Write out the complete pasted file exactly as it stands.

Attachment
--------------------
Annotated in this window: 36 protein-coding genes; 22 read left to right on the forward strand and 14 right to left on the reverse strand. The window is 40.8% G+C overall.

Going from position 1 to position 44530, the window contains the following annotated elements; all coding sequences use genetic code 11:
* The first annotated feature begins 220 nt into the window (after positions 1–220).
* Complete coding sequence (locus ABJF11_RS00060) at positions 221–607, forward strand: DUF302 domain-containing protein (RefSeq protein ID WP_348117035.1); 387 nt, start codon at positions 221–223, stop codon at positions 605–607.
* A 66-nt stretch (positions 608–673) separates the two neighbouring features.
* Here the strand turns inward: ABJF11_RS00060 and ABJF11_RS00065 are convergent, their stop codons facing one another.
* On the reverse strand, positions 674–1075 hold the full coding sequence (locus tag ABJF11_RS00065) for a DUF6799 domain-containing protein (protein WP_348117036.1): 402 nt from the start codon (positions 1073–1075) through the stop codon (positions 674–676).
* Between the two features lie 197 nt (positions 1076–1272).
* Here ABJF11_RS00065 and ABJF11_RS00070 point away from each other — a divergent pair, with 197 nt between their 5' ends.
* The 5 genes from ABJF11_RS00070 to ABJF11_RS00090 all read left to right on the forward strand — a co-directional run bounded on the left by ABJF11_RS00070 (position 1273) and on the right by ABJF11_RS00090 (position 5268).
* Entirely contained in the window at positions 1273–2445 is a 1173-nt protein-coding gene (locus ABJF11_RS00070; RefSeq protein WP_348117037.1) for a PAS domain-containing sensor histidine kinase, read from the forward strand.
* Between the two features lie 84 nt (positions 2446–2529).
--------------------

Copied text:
Annotated in this window: 36 protein-coding genes; 22 read left to right on the forward strand and 14 right to left on the reverse strand. The window is 40.8% G+C overall.

Going from position 1 to position 44530, the window contains the following annotated elements; all coding sequences use genetic code 11:
* The first annotated feature begins 220 nt into the window (after positions 1–220).
* Complete coding sequence (locus ABJF11_RS00060) at positions 221–607, forward strand: DUF302 domain-containing protein (RefSeq protein ID WP_348117035.1); 387 nt, start codon at positions 221–223, stop codon at positions 605–607.
* A 66-nt stretch (positions 608–673) separates the two neighbouring features.
* Here the strand turns inward: ABJF11_RS00060 and ABJF11_RS00065 are convergent, their stop codons facing one another.
* On the reverse strand, positions 674–1075 hold the full coding sequence (locus tag ABJF11_RS00065) for a DUF6799 domain-containing protein (protein WP_348117036.1): 402 nt from the start codon (positions 1073–1075) through the stop codon (positions 674–676).
* Between the two features lie 197 nt (positions 1076–1272).
* Here ABJF11_RS00065 and ABJF11_RS00070 point away from each other — a divergent pair, with 197 nt between their 5' ends.
* The 5 genes from ABJF11_RS00070 to ABJF11_RS00090 all read left to right on the forward strand — a co-directional run bounded on the left by ABJF11_RS00070 (position 1273) and on the right by ABJF11_RS00090 (position 5268).
* Entirely contained in the window at positions 1273–2445 is a 1173-nt protein-coding gene (locus ABJF11_RS00070; RefSeq protein WP_348117037.1) for a PAS domain-containing sensor histidine kinase, read from the forward strand.
* Between the two features lie 84 nt (positions 2446–2529).